Water reuse opportunities are everywhere. When will we open our eyes to them?
Water reuse is focused on three areas:
- Rainwater harvesting
- Recovery of black water
- Recovery of grey water
Water is a key global issue, regions are experiencing varying degrees of drought and there is concern that more regions will experience water shortages. This threat has put a focus on how water is used and the approach to water use and reuse.
This is leading to an appreciation of the water value within wastewater streams and increasingly municipalities are recognizing the need to recover this water. For example, Florida has set a target to reuse 75 percent of wastewater by 2025.
A major sustainability initiative introduced in the U.K. is the "Code for Sustainable Homes" and part of this initiative is to reduce overall potable water consumption from 180 litres per day (l/p/d) to 80 l/p/d, a 56 percent reduction, by 2016.
It is estimated that 25 percent of the potable water entering homes is used to flush toilets. Given the future risks of water shortages and the cost of providing purified water for drinking, any unnecessary waste of potable water on activities such as flushing toilets, washing clothes, washing the car and watering the garden is not sustainable.
Rainwater harvesting and rainwater collection systems offer a sustainable, eco-friendly alternative to a municipal or well water supply for non-potable use in residential, commercial and industrial properties.
Black water includes wastewater from toilets, which can be treated to provide water for garden irrigation and toilet flushing. The successful deployment of this technology further reduces the demand on potable water supplies.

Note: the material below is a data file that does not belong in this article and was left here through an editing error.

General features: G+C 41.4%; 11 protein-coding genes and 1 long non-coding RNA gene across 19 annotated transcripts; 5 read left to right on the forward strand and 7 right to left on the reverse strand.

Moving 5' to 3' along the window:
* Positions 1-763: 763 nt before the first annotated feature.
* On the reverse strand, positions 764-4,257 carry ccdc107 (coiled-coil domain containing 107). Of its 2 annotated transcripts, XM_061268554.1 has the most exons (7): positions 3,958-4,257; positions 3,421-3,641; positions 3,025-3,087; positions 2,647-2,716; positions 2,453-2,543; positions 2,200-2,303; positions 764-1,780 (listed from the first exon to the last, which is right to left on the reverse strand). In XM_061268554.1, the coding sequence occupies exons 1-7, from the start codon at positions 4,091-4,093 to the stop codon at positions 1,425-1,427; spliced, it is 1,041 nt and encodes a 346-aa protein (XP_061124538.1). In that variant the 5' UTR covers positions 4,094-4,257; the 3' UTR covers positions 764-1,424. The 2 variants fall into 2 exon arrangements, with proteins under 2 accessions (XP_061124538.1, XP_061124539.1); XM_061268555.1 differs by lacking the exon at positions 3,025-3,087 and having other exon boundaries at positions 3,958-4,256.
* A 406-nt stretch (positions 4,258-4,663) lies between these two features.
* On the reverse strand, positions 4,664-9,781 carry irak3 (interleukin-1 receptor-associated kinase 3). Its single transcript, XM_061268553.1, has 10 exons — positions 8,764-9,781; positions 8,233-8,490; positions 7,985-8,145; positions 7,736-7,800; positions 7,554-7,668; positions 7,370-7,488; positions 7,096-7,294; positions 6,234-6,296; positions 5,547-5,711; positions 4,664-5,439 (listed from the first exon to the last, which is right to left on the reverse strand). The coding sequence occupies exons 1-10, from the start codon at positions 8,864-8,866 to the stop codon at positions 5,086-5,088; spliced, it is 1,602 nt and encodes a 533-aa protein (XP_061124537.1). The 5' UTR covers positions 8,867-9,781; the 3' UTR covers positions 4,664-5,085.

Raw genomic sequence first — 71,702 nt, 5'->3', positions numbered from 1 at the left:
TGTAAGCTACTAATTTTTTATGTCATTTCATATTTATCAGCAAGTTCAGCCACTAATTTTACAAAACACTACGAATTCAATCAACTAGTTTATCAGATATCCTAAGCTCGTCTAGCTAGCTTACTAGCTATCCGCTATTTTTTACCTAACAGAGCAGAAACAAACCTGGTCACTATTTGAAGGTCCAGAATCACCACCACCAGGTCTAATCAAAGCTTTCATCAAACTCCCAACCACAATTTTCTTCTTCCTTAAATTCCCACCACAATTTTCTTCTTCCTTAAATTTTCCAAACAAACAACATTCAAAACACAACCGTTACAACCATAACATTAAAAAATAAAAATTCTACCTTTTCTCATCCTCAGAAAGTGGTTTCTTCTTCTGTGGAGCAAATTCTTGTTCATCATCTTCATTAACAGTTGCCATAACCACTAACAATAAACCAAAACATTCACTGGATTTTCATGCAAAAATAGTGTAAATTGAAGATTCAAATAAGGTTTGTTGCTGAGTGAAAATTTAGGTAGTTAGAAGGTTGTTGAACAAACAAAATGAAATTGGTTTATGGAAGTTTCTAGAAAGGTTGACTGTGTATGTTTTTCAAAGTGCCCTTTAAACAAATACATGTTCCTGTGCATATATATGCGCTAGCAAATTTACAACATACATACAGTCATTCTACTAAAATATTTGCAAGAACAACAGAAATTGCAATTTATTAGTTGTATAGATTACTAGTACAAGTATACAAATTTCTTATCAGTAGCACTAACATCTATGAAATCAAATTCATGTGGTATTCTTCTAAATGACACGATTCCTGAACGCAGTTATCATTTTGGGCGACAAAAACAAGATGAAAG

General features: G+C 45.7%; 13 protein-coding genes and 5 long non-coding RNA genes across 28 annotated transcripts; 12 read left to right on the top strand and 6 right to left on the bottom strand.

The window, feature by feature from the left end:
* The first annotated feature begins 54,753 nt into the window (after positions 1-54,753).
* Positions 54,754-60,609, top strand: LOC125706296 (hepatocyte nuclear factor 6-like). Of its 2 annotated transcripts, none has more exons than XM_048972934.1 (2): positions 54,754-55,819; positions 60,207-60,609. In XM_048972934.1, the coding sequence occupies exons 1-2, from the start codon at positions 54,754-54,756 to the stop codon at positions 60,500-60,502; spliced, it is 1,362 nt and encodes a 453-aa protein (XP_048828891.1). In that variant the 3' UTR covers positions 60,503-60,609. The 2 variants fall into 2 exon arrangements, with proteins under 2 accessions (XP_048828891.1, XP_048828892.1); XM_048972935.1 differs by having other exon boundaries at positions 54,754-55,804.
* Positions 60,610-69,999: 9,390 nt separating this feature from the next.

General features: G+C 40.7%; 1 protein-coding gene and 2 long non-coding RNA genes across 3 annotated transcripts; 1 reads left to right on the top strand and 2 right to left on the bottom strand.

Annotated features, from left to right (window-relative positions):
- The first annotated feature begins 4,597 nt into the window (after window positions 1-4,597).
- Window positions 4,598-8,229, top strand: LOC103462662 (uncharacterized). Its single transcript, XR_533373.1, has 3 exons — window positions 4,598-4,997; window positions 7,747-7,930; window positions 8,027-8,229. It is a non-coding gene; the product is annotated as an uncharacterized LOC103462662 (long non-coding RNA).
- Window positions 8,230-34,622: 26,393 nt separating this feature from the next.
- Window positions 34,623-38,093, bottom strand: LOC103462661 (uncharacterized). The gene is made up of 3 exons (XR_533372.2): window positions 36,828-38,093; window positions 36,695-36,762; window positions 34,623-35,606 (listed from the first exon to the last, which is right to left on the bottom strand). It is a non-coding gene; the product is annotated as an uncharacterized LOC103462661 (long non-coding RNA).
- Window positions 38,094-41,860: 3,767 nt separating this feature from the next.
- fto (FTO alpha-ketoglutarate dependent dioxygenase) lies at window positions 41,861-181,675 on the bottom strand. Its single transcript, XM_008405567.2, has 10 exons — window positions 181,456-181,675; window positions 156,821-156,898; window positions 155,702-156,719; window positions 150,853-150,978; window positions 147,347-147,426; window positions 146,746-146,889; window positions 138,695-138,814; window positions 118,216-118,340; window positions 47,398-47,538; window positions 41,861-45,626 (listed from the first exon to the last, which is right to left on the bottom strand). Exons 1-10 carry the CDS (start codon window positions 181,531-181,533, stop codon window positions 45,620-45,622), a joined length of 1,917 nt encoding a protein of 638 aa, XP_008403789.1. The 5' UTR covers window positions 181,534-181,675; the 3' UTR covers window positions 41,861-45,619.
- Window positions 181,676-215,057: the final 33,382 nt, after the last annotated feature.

Grey water is defined as any wastewater not generated from toilets such as wastewater from kitchen sinks, dishwashers etc. that can be used following treatment for toilet flushing and garden irrigation.
Advantages of water reuse:
- New initiatives in the U.S. such as LEED certification and the National Association of Homebuilders "National Green Building Standard" and "Code of Sustainable Homes" are being promoted to rate buildings on their water conservation credentials. These steps will further encourage the uptake of water conservation systems.
- Another advantage of rainwater capture and reuse is that it mitigates the effect of storm water run-off by storing the water on site for subsequent use, thus helping to prevent downstream flooding. Such recovery systems are located close to source and thus reduce the need for complex and costly distribution systems.
When will you be ready to begin reusing some of the water that's going down the drain in your home or business?
Tom Smith Tom Smith is the former director of operations and marketing at Anua. Tom is driving demand for wastewater treatment, water reuse, rainwater harvesting and odor/VOC control solutions. He has a B.A. from Duke University and an MBA from the Fuqua School of Business.